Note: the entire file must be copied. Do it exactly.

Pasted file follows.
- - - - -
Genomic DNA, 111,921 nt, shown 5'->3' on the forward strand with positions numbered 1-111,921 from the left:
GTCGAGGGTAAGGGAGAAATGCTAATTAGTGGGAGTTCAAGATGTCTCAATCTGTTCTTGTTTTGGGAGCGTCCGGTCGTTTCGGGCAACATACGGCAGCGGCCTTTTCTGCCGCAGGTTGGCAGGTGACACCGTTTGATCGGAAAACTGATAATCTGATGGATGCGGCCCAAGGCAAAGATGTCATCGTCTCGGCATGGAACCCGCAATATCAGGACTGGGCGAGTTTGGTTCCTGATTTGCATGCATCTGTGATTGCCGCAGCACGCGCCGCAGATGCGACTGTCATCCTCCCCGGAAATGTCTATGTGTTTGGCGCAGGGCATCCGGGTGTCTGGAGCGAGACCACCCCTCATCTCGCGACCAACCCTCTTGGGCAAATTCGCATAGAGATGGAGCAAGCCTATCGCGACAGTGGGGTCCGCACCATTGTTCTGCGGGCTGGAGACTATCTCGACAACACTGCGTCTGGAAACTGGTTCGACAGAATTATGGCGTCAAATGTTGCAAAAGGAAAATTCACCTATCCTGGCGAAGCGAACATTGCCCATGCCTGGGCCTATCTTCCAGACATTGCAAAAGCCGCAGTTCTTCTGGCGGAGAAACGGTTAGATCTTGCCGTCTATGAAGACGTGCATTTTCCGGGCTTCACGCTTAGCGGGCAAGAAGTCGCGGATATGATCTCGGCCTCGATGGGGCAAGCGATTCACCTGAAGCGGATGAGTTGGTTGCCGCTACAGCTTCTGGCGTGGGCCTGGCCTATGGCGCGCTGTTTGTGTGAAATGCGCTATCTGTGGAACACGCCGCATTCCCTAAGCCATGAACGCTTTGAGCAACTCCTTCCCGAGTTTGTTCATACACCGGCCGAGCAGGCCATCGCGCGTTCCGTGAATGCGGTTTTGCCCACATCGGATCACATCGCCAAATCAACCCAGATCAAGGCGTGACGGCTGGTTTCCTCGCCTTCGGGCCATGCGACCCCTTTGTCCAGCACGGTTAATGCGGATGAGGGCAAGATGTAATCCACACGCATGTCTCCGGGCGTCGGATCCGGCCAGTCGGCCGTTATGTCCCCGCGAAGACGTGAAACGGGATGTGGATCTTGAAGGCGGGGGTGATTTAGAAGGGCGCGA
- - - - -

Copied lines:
Genomic DNA, 111,921 nt, shown 5'->3' on the forward strand with positions numbered 1-111,921 from the left:
GTCGAGGGTAAGGGAGAAATGCTAATTAGTGGGAGTTCAAGATGTCTCAATCTGTTCTTGTTTTGGGAGCGTCCGGTCGTTTCGGGCAACATACGGCAGCGGCCTTTTCTGCCGCAGGTTGGCAGGTGACACCGTTTGATCGGAAAACTGATAATCTGATGGATGCGGCCCAAGGCAAAGATGTCATCGTCTCGGCATGGAACCCGCAATATCAGGACTGGGCGAGTTTGGTTCCTGATTTGCATGCATCTGTGATTGCCGCAGCACGCGCCGCAGATGCGACTGTCATCCTCCCCGGAAATGTCTATGTGTTTGGCGCAGGGCATCCGGGTGTCTGGAGCGAGACCACCCCTCATCTCGCGACCAACCCTCTTGGGCAAATTCGCATAGAGATGGAGCAAGCCTATCGCGACAGTGGGGTCCGCACCATTGTTCTGCGGGCTGGAGACTATCTCGACAACACTGCGTCTGGAAACTGGTTCGACAGAATTATGGCGTCAAATGTTGCAAAAGGAAAATTCACCTATCCTGGCGAAGCGAACATTGCCCATGCCTGGGCCTATCTTCCAGACATTGCAAAAGCCGCAGTTCTTCTGGCGGAGAAACGGTTAGATCTTGCCGTCTATGAAGACGTGCATTTTCCGGGCTTCACGCTTAGCGGGCAAGAAGTCGCGGATATGATCTCGGCCTCGATGGGGCAAGCGATTCACCTGAAGCGGATGAGTTGGTTGCCGCTACAGCTTCTGGCGTGGGCCTGGCCTATGGCGCGCTGTTTGTGTGAAATGCGCTATCTGTGGAACACGCCGCATTCCCTAAGCCATGAACGCTTTGAGCAACTCCTTCCCGAGTTTGTTCATACACCGGCCGAGCAGGCCATCGCGCGTTCCGTGAATGCGGTTTTGCCCACATCGGATCACATCGCCAAATCAACCCAGATCAAGGCGTGACGGCTGGTTTCCTCGCCTTCGGGCCATGCGACCCCTTTGTCCAGCACGGTTAATGCGGATGAGGGCAAGATGTAATCCACACGCATGTCTCCGGGCGTCGGATCCGGCCAGTCGGCCGTTATGTCCCCGCGAAGACGTGAAACGGGATGTGGATCTTGAAGGCGGGGGTGATTTAGAAGGGCGCGA